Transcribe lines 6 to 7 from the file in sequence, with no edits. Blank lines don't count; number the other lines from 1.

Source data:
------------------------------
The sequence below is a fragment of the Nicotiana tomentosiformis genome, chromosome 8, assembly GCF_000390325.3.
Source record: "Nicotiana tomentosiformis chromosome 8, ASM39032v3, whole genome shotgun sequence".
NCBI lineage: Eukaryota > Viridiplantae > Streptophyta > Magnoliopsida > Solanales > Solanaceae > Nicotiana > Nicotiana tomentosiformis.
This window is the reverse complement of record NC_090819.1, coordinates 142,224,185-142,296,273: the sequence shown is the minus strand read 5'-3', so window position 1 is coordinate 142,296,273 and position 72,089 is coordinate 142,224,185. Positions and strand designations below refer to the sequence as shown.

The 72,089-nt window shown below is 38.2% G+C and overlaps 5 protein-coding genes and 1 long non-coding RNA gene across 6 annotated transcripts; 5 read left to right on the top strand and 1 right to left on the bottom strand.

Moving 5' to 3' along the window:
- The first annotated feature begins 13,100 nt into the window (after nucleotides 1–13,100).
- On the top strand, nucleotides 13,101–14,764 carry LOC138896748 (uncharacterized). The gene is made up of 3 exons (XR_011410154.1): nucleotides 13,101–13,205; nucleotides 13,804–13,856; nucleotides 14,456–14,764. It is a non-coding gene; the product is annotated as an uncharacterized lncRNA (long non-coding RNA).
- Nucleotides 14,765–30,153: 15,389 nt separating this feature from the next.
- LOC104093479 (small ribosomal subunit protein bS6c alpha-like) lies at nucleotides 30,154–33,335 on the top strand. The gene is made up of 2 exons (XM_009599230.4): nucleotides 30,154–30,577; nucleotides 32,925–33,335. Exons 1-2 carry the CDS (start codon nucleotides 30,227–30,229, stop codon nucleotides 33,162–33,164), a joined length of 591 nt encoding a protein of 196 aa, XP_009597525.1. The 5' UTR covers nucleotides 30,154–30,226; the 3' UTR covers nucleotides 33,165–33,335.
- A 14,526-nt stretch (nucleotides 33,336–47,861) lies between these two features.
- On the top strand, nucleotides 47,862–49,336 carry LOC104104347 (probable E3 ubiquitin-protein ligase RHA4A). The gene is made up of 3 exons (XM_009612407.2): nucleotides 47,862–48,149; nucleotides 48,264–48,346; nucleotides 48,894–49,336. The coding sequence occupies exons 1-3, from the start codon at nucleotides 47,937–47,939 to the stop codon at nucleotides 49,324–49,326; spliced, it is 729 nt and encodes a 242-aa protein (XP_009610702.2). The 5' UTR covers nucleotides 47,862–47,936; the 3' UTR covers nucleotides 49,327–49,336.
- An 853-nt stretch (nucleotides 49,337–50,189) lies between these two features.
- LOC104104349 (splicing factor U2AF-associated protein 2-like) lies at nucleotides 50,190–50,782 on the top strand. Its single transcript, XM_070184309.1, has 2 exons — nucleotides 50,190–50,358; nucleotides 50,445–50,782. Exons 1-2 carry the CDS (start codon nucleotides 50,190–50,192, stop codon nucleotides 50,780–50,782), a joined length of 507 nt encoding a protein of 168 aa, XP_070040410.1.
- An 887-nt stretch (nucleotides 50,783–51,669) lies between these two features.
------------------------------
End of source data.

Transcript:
Moving 5' to 3' along the window:
- The first annotated feature begins 13,100 nt into the window (after nucleotides 1–13,100).